As is increasingly recognized, representation matters. Bloom has been frank in acknowledging her own mental health issues and her determination to present, even in a heightened, comic setting, an authentic depiction of a character for whom mental health is just one of her character attributes. That, in and of itself, can be therapeutic in educating the members of the audience who do not understand these issues and validating the experience of those who understand them only too well.

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Critics Understanding Media and Pop Culture

Angelica Jade Bastien on Michelle Pfeiffer

Posted on July 6, 2017 at 8:00 am

 is one of my favorite writers on film.  Anything she writes reflects a deep understanding of film and culture.  I especially love this tribute to Michelle Pfeiffer, an actress who does not get enough credit for her extraordinary range and technique.

Yes, she may lack the classic Hollywood pedigree of Anjelica Huston or the supreme training of Meryl Streep, but of her generation, she’s the actress with the most fascinating thematic through line. Pfeiffer won early acclaim when her career first hit its stride in the ’80s, followed by a string of hits in the ’90s and early ’00s. Though she hasn’t been much of a presence in recent years, that’s thankfully set to change with a trio of releases: Darren Aronofsky’s Mother!, a new adaptation of Murder on the Orient Express, and the HBO film Wizard of Lies, in which she plays Ruth Madoff opposite Robert De Niro.

I’m especially glad that she mentions Pfeiffer’s role in “Stardust.”

And I love her in “Frankie and Johnny,” in part because it is so much fun to see her with her “Scarface” co-star Al Pacino in completely different roles.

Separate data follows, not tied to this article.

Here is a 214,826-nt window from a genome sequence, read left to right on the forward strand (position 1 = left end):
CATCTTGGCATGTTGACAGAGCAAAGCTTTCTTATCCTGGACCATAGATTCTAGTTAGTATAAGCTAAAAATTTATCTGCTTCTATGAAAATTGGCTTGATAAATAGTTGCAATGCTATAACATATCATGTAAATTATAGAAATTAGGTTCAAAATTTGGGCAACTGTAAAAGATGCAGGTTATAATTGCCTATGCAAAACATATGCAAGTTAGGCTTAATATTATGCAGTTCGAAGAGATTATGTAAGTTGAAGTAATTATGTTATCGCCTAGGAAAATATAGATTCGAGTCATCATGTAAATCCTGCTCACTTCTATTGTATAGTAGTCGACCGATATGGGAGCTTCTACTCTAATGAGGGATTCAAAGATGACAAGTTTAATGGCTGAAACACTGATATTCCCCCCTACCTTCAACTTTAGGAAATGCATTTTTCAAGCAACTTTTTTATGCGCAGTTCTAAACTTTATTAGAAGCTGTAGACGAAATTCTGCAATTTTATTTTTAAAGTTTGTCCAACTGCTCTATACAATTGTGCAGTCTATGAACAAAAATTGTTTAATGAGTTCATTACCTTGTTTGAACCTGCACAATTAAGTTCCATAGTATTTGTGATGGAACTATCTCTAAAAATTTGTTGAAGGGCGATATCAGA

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Actors Critics

Mental Illness on Television

Posted on September 18, 2016 at 4:13 pm

Angelica Jade Bastién is one of my favorite critics, and her essays on film are always insightful and thought-provoking. For Vulture, she wrote about the increasingly sensitive and authentic portrayal of mental illness on television. And she calls out the still-too-frequent portrayal of mentally ill characters as serial killers, or quirky-but-wise, or even super-smart but flawed figures.

If you live with mental illness, a show like You’re the Worst is downright revelatory. During its first season, the FXX comedy introduced Edgar, a military veteran with post-traumatic stress disorder. In its second season, the show revealed that its lead female character, Gretchen, has clinical depression. And in its third season, which premiered last week, Gretchen actively seeks treatment and begins seeing a therapist.

In a television landscape that often misunderstands and misrepresents mental illness, You’re the Worst isn’t alone. Thanks to shows like BoJack Horseman, Lady Dynamite, and Crazy Ex-Girlfriend, it’s now easier than ever to find moving portraits of mental illness on television — but on the whole, most shows still struggle with flawed, careless, and inaccurate depictions….By failing to offer a diagnosis, a show’s writers can cherry-pick a variety of symptoms, which ultimately creates a dishonest portrayal that hinges on plot needs. This often leads to confused characterization, or worse, an exploitative view of mental illness.

It does not have to be a serious drama to be true to the reality of mental illness. Bastién’s good examples include “You’re the Worst” and “Crazy-Ex Girlfriend.”

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Critics Disabilities and Different Abilities Television Understanding Media and Pop Culture